Today it got up to 84°F, perfect for working in the garden, but a little warmer than I like to see it at this time of year for the plants’ sakes. (But not to worry, it will only hit 60 tomorrow, and snow the day after that.) Anyway, the hardest thing about spring clean-up chores is trying to decide what to do first, because, inevitably, not everything that should get done will get done. I began with something that was just plain bugging me: the remains of last year’s blue flax (Linum perenne) was obscuring the view of the Siberian squills (Scilla siberica) just coming into bloom. So I got out my slim Japanese scissors and trimmed back all the woody stems of the flax. Now the fresh growth of the flax foliage just coming on complements the squills, a little scene of beauty amongst last year’s wreckage. In other words, one tiny place I can rest my eyes without feeling guilty.
Next, I got out my goatskin gloves and our largest garden spading fork, and went to dig out the brambles from the north side of the house. I’m just “treading water” here; I haven’t really added much to what was here when we moved in thirteen years ago, so I just try to keep things civilized. Brambles are definitely not civilized. This was not the only place where I have brambles growing, but it was the only place I decided to tackle today. My back has been acting up and I didn’t want to overdo the strenuous stuff. As a matter of fact, after I finished this little piece of work, I went in the house, got a drink, and then got out my exercise mat and did an abbreviated version of my morning back exercises. Tonight I’ll put some heat on my back for good measure.
After that, I went back outside with my baby girl and attempted to rake out a bed and watch her at the same time. I had debated how much debris I should be cleaning out of my perennial beds with more snow on the way, but just about everything in this bed, which I call the Purple-and-Gold bed for obvious reasons, is on the thuggish side. It needs to be, because what this border borders is the main playing field for my children. Any plant that can’t take a direct hit from a soccer ball doesn’t belong here. (I got the bed mostly raked before she headed out of sight.)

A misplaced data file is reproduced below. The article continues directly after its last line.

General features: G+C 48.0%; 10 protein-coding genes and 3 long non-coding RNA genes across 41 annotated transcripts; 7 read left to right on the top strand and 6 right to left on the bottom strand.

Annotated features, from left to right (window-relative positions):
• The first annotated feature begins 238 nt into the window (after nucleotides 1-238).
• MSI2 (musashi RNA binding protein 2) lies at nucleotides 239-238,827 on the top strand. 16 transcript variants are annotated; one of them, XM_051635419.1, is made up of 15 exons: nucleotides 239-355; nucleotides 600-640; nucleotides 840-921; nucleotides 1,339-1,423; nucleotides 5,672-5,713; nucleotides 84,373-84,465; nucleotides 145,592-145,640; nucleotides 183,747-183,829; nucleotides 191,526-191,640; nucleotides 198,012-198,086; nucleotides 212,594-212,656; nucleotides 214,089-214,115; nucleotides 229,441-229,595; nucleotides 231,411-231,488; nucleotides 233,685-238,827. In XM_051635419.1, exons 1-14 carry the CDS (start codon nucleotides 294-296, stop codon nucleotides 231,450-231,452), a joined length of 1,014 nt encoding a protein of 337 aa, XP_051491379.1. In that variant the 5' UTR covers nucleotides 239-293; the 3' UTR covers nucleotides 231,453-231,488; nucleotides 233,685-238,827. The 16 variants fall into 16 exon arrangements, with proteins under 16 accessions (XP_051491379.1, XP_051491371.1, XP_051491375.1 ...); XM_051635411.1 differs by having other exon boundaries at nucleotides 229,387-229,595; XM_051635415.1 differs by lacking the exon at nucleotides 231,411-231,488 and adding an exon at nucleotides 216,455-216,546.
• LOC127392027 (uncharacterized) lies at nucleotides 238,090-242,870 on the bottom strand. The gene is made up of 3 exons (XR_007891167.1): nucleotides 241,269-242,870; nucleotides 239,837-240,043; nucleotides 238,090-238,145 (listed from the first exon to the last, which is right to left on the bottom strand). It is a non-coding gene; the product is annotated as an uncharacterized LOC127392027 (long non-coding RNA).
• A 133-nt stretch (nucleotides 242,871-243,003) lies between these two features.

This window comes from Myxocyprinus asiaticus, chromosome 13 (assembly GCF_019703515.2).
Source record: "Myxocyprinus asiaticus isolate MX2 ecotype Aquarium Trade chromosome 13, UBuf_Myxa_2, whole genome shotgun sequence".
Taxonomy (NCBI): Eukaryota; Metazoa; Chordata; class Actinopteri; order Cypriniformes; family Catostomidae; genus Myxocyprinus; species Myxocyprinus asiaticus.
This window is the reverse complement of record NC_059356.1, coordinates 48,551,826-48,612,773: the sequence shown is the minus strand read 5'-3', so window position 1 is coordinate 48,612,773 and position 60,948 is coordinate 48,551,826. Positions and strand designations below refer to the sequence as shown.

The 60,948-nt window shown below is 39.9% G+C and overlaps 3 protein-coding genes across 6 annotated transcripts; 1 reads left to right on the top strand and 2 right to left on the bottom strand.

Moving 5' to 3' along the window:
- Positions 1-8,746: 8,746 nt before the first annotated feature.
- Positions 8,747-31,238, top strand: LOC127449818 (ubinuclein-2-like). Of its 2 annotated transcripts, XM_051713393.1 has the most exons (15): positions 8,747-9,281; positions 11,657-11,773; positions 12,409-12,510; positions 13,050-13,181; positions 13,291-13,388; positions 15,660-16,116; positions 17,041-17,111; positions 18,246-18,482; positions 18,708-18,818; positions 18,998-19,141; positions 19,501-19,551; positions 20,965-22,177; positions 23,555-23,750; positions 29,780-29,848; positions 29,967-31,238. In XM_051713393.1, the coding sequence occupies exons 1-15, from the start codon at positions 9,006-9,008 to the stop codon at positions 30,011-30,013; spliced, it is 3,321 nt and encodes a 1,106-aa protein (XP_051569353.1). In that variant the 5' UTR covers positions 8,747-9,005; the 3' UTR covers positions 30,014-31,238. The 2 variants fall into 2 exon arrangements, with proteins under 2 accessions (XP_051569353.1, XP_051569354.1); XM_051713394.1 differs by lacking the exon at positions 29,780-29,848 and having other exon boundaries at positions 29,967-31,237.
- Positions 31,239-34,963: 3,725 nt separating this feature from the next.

Actually, plants are pretty good about not coming up before their time, unless we have a really weird spring like last year. What I mostly have to worry about are things I planted last fall, which might heave, and certain biennials, notably foxgloves and hollyhocks, which get all psyched for spring and then killed by a late hard freeze. I always tell myself I’ll listen to the weather report and cover them if low temps are predicted, but I never remember. Maybe I’ll mulch my foxgloves with some of the bona-fide straw that came with the Reath’s peonies last fall, and see if I can’t get them to live long enough to bloom this year.
I could easily get discouraged looking at the mess my beds are in. Some of them look more like lawn with big weeds, there’s so much grass in them. In the shady beds, it’s ground ivy that’s taking over. And there’s an awful, awful, awful lot of hollyhock mallow (Malva alcea ‘Fastigiata’) where it shouldn’t be. The original plants will eventually be coming out, to be replaced by roses, I’m thinking, but for now, the best defense is a good offense. That is, deadhead the living daylights out of them! Easier said than done, because the last flowers are still blooming when the first flowers are setting–and scattering–seed. And when I do cut the stalks down, want to know what happens to them? Before I have even finished the chore, my little boys have picked up the rigid, five-foot stalks and started dueling with them! I think I could write an article on children as a mechanism of (mostly weed) seed dispersal.